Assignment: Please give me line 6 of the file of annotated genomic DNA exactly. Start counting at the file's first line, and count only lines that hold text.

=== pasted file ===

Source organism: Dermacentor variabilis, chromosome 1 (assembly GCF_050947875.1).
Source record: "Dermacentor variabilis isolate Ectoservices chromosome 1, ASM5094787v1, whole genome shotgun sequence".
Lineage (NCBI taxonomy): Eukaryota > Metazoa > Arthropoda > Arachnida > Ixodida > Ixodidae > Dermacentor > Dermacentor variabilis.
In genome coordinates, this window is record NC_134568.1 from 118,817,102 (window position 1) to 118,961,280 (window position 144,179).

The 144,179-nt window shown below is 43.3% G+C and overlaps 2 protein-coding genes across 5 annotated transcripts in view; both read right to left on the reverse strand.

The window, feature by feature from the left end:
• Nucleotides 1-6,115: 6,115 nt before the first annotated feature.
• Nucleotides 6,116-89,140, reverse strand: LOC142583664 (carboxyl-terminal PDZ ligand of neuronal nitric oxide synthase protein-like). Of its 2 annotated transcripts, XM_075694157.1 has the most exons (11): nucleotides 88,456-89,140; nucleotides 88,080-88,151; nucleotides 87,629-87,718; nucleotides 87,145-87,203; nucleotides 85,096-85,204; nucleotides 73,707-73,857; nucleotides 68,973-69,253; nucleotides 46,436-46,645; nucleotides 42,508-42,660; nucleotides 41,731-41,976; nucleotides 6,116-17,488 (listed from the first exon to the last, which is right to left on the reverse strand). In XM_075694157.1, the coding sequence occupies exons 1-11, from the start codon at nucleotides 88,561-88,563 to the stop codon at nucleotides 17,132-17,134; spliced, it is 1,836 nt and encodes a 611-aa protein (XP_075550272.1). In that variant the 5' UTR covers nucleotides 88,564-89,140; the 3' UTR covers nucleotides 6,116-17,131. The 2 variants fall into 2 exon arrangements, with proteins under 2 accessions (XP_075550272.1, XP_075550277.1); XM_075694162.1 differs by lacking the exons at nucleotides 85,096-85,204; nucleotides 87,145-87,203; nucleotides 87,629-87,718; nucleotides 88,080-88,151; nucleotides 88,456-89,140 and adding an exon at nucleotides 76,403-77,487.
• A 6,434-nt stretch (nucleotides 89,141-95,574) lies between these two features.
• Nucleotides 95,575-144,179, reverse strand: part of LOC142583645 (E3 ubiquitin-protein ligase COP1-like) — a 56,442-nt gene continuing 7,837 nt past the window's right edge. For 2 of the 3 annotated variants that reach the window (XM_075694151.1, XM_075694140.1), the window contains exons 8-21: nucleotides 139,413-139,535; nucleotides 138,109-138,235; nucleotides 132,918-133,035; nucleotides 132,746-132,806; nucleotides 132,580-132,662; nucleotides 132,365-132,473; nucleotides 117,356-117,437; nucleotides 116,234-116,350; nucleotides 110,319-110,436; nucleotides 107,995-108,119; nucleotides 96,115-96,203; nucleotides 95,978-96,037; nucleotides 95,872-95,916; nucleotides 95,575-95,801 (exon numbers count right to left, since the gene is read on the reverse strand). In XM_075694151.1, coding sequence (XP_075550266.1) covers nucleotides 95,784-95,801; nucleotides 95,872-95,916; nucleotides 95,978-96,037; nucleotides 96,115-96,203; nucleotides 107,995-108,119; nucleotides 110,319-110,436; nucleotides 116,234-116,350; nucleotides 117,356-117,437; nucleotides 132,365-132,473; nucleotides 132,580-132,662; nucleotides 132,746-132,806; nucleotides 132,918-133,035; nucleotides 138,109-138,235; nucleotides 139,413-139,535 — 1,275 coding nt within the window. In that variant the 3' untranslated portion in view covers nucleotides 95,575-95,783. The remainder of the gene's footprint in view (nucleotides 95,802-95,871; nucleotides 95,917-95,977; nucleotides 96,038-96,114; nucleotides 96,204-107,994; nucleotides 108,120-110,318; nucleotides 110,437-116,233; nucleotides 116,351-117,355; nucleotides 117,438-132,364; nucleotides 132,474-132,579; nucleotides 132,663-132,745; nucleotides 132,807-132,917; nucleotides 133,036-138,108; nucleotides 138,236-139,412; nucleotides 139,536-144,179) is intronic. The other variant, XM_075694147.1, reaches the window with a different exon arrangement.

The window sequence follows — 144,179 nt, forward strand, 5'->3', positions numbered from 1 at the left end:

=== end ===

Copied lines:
The window, feature by feature from the left end: